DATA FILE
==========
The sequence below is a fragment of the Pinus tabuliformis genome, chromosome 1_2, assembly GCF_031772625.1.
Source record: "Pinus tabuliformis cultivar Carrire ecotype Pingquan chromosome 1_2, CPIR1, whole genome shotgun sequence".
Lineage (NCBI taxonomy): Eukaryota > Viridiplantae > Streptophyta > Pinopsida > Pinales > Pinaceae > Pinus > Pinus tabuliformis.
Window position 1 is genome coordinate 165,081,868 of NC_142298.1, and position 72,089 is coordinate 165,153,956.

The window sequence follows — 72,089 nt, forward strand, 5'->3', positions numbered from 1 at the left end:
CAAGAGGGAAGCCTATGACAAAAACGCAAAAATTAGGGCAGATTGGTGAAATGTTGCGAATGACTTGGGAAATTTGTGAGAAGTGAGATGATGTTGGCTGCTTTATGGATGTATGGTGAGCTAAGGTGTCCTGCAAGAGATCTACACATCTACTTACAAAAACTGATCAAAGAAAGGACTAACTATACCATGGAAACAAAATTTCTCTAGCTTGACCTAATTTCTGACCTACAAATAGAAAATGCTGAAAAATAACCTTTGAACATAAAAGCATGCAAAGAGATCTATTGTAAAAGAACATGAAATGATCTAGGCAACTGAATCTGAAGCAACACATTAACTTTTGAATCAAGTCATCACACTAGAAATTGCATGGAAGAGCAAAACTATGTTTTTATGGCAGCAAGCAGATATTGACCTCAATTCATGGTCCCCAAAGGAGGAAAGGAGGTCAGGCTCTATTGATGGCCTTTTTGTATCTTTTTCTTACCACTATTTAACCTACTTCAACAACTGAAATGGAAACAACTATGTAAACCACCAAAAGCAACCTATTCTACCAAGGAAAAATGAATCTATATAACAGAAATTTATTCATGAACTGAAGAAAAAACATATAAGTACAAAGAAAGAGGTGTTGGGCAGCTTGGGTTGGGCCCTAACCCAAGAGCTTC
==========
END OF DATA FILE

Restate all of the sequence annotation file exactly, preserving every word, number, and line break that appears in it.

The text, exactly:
The sequence below is a fragment of the Pinus tabuliformis genome, chromosome 1_2, assembly GCF_031772625.1.
Source record: "Pinus tabuliformis cultivar Carrire ecotype Pingquan chromosome 1_2, CPIR1, whole genome shotgun sequence".
Lineage (NCBI taxonomy): Eukaryota > Viridiplantae > Streptophyta > Pinopsida > Pinales > Pinaceae > Pinus > Pinus tabuliformis.
Window position 1 is genome coordinate 165,081,868 of NC_142298.1, and position 72,089 is coordinate 165,153,956.

The window sequence follows — 72,089 nt, forward strand, 5'->3', positions numbered from 1 at the left end:
CAAGAGGGAAGCCTATGACAAAAACGCAAAAATTAGGGCAGATTGGTGAAATGTTGCGAATGACTTGGGAAATTTGTGAGAAGTGAGATGATGTTGGCTGCTTTATGGATGTATGGTGAGCTAAGGTGTCCTGCAAGAGATCTACACATCTACTTACAAAAACTGATCAAAGAAAGGACTAACTATACCATGGAAACAAAATTTCTCTAGCTTGACCTAATTTCTGACCTACAAATAGAAAATGCTGAAAAATAACCTTTGAACATAAAAGCATGCAAAGAGATCTATTGTAAAAGAACATGAAATGATCTAGGCAACTGAATCTGAAGCAACACATTAACTTTTGAATCAAGTCATCACACTAGAAATTGCATGGAAGAGCAAAACTATGTTTTTATGGCAGCAAGCAGATATTGACCTCAATTCATGGTCCCCAAAGGAGGAAAGGAGGTCAGGCTCTATTGATGGCCTTTTTGTATCTTTTTCTTACCACTATTTAACCTACTTCAACAACTGAAATGGAAACAACTATGTAAACCACCAAAAGCAACCTATTCTACCAAGGAAAAATGAATCTATATAACAGAAATTTATTCATGAACTGAAGAAAAAACATATAAGTACAAAGAAAGAGGTGTTGGGCAGCTTGGGTTGGGCCCTAACCCAAGAGCTTC